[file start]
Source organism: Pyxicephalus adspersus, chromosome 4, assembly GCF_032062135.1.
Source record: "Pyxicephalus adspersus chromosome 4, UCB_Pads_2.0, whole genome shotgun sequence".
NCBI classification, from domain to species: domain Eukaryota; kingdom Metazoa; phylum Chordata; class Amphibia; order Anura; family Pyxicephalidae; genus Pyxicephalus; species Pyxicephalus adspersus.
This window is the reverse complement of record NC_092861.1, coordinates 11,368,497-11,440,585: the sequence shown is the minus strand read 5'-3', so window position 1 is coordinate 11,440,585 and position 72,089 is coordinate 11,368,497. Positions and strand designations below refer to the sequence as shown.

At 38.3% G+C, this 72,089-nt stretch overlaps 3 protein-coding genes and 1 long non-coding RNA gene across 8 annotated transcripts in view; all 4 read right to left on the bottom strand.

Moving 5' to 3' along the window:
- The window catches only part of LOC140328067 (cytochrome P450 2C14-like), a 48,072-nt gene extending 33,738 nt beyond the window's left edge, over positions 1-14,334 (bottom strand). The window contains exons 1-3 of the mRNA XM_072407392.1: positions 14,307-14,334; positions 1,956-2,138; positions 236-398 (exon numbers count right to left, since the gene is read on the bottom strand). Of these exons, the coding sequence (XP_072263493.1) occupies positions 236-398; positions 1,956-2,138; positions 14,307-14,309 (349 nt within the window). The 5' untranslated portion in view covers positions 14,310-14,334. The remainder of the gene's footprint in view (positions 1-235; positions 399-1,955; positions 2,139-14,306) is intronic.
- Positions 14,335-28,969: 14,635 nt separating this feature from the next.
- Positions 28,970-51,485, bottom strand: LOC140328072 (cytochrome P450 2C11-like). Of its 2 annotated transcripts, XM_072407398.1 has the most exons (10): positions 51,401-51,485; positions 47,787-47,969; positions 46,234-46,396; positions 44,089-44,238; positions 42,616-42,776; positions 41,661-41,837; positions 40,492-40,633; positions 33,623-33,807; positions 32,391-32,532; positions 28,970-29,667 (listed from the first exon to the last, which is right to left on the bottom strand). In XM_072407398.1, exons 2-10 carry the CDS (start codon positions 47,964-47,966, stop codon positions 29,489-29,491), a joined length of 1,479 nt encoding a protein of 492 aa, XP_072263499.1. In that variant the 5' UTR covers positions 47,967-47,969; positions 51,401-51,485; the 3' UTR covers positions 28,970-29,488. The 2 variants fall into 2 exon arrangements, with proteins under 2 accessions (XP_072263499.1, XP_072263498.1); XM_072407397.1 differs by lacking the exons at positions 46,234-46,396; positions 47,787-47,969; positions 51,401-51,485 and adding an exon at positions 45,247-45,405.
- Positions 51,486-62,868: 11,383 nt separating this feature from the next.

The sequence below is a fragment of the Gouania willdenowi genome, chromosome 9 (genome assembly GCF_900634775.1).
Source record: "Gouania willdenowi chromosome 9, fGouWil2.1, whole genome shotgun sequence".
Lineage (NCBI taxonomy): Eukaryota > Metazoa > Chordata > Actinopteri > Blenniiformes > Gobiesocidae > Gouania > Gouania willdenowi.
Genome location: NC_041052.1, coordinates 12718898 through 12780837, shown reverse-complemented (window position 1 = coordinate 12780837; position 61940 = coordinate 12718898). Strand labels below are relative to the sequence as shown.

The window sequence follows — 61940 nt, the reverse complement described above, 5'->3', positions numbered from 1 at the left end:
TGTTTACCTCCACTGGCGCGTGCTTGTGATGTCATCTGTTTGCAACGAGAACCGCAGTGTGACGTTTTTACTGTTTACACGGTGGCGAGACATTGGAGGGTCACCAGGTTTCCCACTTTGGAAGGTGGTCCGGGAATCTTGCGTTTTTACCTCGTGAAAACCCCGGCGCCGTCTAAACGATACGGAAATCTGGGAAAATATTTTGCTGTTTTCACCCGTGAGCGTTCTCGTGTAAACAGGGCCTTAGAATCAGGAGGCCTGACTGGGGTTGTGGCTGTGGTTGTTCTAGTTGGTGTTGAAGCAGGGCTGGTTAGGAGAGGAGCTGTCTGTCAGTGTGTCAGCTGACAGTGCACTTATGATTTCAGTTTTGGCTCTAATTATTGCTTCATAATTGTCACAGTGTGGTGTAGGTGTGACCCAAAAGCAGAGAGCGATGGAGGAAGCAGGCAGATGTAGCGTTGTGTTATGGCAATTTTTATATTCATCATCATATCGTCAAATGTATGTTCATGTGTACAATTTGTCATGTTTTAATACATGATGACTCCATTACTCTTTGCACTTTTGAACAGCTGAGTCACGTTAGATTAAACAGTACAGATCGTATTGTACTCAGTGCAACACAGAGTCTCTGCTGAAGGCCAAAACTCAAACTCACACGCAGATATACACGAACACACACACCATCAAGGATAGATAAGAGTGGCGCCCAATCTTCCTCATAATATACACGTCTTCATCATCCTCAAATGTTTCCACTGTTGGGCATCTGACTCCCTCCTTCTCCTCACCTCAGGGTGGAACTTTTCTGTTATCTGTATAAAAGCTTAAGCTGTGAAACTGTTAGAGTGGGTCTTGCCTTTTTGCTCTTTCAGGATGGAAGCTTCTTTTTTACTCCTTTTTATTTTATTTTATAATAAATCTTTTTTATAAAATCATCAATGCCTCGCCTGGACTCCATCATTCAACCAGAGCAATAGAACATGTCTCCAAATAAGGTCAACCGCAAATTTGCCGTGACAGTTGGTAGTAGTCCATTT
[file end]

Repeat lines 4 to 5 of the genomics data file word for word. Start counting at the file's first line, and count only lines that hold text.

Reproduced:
This window is the reverse complement of record NC_092861.1, coordinates 11,368,497-11,440,585: the sequence shown is the minus strand read 5'-3', so window position 1 is coordinate 11,440,585 and position 72,089 is coordinate 11,368,497. Positions and strand designations below refer to the sequence as shown.

At 38.3% G+C, this 72,089-nt stretch overlaps 3 protein-coding genes and 1 long non-coding RNA gene across 8 annotated transcripts in view; all 4 read right to left on the bottom strand.